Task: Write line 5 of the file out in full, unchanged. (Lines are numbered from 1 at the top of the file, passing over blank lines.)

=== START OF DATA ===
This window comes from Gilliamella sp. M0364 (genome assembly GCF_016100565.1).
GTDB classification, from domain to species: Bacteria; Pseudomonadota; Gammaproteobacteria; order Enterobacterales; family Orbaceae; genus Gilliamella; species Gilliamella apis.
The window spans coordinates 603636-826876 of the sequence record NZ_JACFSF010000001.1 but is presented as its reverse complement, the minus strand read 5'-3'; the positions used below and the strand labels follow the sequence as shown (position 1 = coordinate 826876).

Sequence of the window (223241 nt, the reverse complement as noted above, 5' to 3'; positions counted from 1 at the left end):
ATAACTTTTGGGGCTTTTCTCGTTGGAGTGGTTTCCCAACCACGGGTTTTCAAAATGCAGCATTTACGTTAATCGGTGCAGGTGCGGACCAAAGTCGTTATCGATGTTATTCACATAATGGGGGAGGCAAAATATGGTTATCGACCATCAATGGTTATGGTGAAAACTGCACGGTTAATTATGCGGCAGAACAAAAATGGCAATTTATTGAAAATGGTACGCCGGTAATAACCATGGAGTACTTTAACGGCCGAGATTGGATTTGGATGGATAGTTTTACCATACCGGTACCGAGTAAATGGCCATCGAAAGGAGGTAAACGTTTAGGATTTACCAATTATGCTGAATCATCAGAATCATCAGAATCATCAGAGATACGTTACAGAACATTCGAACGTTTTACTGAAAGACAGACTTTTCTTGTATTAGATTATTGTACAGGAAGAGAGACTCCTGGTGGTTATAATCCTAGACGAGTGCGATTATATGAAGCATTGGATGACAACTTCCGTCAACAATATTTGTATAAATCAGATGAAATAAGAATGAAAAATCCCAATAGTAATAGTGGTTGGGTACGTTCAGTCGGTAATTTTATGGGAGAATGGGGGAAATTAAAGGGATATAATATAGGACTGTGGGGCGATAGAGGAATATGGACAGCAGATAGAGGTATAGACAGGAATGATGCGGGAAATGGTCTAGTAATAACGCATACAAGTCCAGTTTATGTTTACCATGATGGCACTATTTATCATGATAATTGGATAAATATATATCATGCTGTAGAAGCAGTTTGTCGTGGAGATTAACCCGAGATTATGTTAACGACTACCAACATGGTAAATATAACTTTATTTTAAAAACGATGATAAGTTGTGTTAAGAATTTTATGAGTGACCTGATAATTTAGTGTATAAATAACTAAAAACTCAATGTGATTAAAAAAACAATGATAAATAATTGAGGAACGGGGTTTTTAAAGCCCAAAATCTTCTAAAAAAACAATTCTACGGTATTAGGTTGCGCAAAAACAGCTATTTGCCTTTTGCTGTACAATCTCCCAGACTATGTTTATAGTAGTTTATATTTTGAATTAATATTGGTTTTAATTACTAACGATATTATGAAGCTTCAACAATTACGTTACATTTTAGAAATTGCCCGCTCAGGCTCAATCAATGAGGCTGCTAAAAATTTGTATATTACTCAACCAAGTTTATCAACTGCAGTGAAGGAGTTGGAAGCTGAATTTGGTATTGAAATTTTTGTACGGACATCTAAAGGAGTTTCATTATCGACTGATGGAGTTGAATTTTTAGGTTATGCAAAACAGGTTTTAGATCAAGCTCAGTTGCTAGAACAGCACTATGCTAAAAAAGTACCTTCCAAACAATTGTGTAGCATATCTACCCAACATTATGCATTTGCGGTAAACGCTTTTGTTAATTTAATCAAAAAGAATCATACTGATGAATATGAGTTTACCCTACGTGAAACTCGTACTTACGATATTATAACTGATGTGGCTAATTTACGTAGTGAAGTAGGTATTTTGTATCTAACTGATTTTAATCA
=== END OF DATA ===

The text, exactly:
ATAACTTTTGGGGCTTTTCTCGTTGGAGTGGTTTCCCAACCACGGGTTTTCAAAATGCAGCATTTACGTTAATCGGTGCAGGTGCGGACCAAAGTCGTTATCGATGTTATTCACATAATGGGGGAGGCAAAATATGGTTATCGACCATCAATGGTTATGGTGAAAACTGCACGGTTAATTATGCGGCAGAACAAAAATGGCAATTTATTGAAAATGGTACGCCGGTAATAACCATGGAGTACTTTAACGGCCGAGATTGGATTTGGATGGATAGTTTTACCATACCGGTACCGAGTAAATGGCCATCGAAAGGAGGTAAACGTTTAGGATTTACCAATTATGCTGAATCATCAGAATCATCAGAATCATCAGAGATACGTTACAGAACATTCGAACGTTTTACTGAAAGACAGACTTTTCTTGTATTAGATTATTGTACAGGAAGAGAGACTCCTGGTGGTTATAATCCTAGACGAGTGCGATTATATGAAGCATTGGATGACAACTTCCGTCAACAATATTTGTATAAATCAGATGAAATAAGAATGAAAAATCCCAATAGTAATAGTGGTTGGGTACGTTCAGTCGGTAATTTTATGGGAGAATGGGGGAAATTAAAGGGATATAATATAGGACTGTGGGGCGATAGAGGAATATGGACAGCAGATAGAGGTATAGACAGGAATGATGCGGGAAATGGTCTAGTAATAACGCATACAAGTCCAGTTTATGTTTACCATGATGGCACTATTTATCATGATAATTGGATAAATATATATCATGCTGTAGAAGCAGTTTGTCGTGGAGATTAACCCGAGATTATGTTAACGACTACCAACATGGTAAATATAACTTTATTTTAAAAACGATGATAAGTTGTGTTAAGAATTTTATGAGTGACCTGATAATTTAGTGTATAAATAACTAAAAACTCAATGTGATTAAAAAAACAATGATAAATAATTGAGGAACGGGGTTTTTAAAGCCCAAAATCTTCTAAAAAAACAATTCTACGGTATTAGGTTGCGCAAAAACAGCTATTTGCCTTTTGCTGTACAATCTCCCAGACTATGTTTATAGTAGTTTATATTTTGAATTAATATTGGTTTTAATTACTAACGATATTATGAAGCTTCAACAATTACGTTACATTTTAGAAATTGCCCGCTCAGGCTCAATCAATGAGGCTGCTAAAAATTTGTATATTACTCAACCAAGTTTATCAACTGCAGTGAAGGAGTTGGAAGCTGAATTTGGTATTGAAATTTTTGTACGGACATCTAAAGGAGTTTCATTATCGACTGATGGAGTTGAATTTTTAGGTTATGCAAAACAGGTTTTAGATCAAGCTCAGTTGCTAGAACAGCACTATGCTAAAAAAGTACCTTCCAAACAATTGTGTAGCATATCTACCCAACATTATGCATTTGCGGTAAACGCTTTTGTTAATTTAATCAAAAAGAATCATACTGATGAATATGAGTTTACCCTACGTGAAACTCGTACTTACGATATTATAACTGATGTGGCTAATTTACGTAGTGAAGTAGGTATTTTGTATCTAACTGATTTTAATCA